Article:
I recently hosted a “session” at Academia.edu that centered on my open letter to Steven Pinker. One Christopher Collins made some interesting remarks, so I went to his Academia.edu page to see what he’d uploaded. I found a pre-publication version of the opening chapter of his Paleopoetics: The Evolution of the Preliterate Imagination (Columbia University Press, 2013), “The Idea of Paleopoetics”. Reading through that I came upon this passage roughly halfway through:
My own attention, as I recounted in my preface, has continued to be focused on the verbal work of art, not as an object of hermeneutical analysis, but rather as an instrument of poetic action. The purpose of poetics, as I see it, is to study how that instrument is made and how the mind employs it, whether the verbal artifact is mediated by performers or by a written text. This experience, after all, is causally and, therefore, logically prior to literary interpretation, which can never be more insightful than the poetic action of reading that precedes it.
That is certainly consistent with my current view of things. Getting at that experience, however, is difficult. Collins continues:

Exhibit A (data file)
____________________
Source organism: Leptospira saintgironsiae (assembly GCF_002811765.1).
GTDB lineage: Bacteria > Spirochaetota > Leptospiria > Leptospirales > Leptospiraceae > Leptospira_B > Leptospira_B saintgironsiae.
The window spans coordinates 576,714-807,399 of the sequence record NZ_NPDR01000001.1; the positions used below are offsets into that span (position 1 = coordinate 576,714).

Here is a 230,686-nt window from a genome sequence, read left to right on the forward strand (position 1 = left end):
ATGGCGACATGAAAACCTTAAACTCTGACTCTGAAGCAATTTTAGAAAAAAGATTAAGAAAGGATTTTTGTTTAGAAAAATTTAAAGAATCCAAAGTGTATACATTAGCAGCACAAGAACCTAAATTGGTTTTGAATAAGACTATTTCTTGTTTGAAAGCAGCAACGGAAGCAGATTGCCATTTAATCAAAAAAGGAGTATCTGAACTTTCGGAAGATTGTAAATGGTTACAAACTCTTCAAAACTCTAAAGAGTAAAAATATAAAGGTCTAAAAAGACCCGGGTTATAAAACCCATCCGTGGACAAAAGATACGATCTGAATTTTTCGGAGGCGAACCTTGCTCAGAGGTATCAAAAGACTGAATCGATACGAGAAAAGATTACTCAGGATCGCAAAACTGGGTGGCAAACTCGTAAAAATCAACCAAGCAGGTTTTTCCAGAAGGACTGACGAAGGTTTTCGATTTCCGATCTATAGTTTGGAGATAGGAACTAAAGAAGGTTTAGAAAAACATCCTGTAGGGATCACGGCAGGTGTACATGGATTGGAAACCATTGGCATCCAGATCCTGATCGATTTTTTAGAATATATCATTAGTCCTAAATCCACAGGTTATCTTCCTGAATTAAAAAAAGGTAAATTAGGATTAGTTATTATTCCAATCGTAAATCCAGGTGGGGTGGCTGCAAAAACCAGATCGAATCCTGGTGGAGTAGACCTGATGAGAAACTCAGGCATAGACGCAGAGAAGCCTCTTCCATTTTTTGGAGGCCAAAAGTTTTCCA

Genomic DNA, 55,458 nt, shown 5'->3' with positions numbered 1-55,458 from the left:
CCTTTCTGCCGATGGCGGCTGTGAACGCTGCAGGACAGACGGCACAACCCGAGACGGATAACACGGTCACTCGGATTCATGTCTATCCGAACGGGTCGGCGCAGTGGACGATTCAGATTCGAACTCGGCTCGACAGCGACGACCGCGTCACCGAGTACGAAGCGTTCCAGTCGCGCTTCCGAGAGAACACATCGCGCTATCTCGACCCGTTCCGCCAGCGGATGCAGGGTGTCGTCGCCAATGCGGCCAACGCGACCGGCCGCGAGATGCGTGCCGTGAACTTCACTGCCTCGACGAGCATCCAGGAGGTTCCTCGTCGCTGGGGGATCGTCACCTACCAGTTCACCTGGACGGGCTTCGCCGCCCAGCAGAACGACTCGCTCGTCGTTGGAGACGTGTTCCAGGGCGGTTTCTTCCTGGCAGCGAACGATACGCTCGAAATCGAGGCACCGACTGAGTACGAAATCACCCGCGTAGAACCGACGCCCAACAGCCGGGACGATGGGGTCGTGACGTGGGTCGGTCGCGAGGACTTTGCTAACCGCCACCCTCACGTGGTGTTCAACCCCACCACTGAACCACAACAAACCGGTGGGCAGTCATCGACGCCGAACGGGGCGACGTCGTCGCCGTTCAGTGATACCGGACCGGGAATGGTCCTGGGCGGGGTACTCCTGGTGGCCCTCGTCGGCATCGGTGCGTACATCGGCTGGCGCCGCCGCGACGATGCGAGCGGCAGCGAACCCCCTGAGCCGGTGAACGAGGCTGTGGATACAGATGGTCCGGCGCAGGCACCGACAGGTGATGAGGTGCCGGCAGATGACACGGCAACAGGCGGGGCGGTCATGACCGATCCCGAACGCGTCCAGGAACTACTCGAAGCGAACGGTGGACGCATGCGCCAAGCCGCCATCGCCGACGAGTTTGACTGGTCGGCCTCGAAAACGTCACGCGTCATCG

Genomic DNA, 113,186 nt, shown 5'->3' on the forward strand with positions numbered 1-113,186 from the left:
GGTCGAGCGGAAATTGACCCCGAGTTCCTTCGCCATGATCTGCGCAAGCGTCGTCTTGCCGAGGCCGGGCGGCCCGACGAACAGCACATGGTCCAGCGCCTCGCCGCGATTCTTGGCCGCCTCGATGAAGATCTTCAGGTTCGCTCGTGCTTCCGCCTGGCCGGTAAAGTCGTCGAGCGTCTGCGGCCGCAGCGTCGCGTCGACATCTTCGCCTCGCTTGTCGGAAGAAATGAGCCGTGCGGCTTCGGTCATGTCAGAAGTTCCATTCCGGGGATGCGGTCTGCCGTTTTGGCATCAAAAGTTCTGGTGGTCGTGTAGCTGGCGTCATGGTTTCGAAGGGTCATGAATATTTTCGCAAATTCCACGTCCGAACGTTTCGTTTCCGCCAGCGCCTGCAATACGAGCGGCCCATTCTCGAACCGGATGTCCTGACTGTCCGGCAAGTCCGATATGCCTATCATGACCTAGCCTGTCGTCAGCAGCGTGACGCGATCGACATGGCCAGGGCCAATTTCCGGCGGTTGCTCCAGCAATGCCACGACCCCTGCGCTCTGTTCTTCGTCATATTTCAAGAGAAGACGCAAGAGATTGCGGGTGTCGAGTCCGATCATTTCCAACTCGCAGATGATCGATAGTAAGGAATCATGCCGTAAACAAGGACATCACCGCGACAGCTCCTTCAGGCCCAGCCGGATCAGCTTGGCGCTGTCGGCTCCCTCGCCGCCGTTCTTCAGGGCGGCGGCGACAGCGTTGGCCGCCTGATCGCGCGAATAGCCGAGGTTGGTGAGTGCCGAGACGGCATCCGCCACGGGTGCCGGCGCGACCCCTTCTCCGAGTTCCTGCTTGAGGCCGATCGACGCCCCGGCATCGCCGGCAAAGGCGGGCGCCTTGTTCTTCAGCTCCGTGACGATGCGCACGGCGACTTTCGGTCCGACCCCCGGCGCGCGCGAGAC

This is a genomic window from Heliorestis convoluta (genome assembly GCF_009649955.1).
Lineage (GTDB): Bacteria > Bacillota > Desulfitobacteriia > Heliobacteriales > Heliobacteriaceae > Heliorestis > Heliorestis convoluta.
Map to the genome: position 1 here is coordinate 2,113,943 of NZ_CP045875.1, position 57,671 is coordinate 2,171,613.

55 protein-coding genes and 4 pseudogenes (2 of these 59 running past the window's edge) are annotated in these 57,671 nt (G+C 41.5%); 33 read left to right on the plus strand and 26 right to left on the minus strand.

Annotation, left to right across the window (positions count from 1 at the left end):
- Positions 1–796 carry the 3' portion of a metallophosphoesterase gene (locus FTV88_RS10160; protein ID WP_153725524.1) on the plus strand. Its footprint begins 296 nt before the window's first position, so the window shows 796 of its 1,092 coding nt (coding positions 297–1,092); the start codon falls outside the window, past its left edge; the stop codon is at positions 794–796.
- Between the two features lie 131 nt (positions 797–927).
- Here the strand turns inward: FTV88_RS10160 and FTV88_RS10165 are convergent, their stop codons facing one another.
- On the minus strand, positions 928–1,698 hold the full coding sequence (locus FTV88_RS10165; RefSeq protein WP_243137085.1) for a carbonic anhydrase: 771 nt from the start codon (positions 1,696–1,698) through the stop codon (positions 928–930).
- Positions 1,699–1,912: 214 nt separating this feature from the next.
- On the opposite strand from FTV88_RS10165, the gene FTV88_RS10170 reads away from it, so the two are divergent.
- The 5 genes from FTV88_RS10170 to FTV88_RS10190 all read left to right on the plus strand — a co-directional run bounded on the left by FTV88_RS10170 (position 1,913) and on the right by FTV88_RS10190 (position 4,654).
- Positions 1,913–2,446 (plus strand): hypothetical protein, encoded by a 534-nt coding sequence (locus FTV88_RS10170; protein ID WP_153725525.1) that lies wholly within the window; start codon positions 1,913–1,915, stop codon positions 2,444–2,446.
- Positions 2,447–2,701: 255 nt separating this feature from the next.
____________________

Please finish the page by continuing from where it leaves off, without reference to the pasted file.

We should expect no less of literary interpretation than of travel writing, a genre that presupposes a real trip to, and real perceptions of, some real place. Being prior to hermeneutics, poetics cannot use hermeneutics as its disciplinary foundation, much less use hermeneutical practice to justify its own existence. It must build instead upon disciplines that are situated prior to itself, beginning with rhetoric, then, going backwards, linguistics, cognitive science, psychology, semiotics, and evolutionary biology.
Right, poetics is prior to hermeneutics, though I’m not sure that I agree with Collins has ordered those other disciplines. It’s not so much that I propose another ordering but simply that I’m not sure how far we can get using such labels which are, after all, somewhat arbitrary with respect to the structure of the world. I my current view, poetics begins with description, and description is no simple matter, a topic that has taken up a number of posts and working papers.
A bit later Collins offers: “At this point I can venture an anticipatory definition of the verbal artifact as an instrument that the brain uses to play visual mental images.” I like his sense that the verbal artifact is an instrument, and that one uses that instrument to manipulate and organize other mental phenomena. Here are the final two paragraphs of the chapter:
Cognitive poetics, as I envisage it, is the study of verbal artifacts as made tools. When we engage these tools and they shift their status from that of objects to that of instruments, they reveal their rhetorical affordances. Since this engagement activates the words, transforming them into the simulations of perceptions, memories, thoughts, and emotions, the verbal artifact is a cognitive tool that can only be understood in reference to the cognitive actions it facilitates.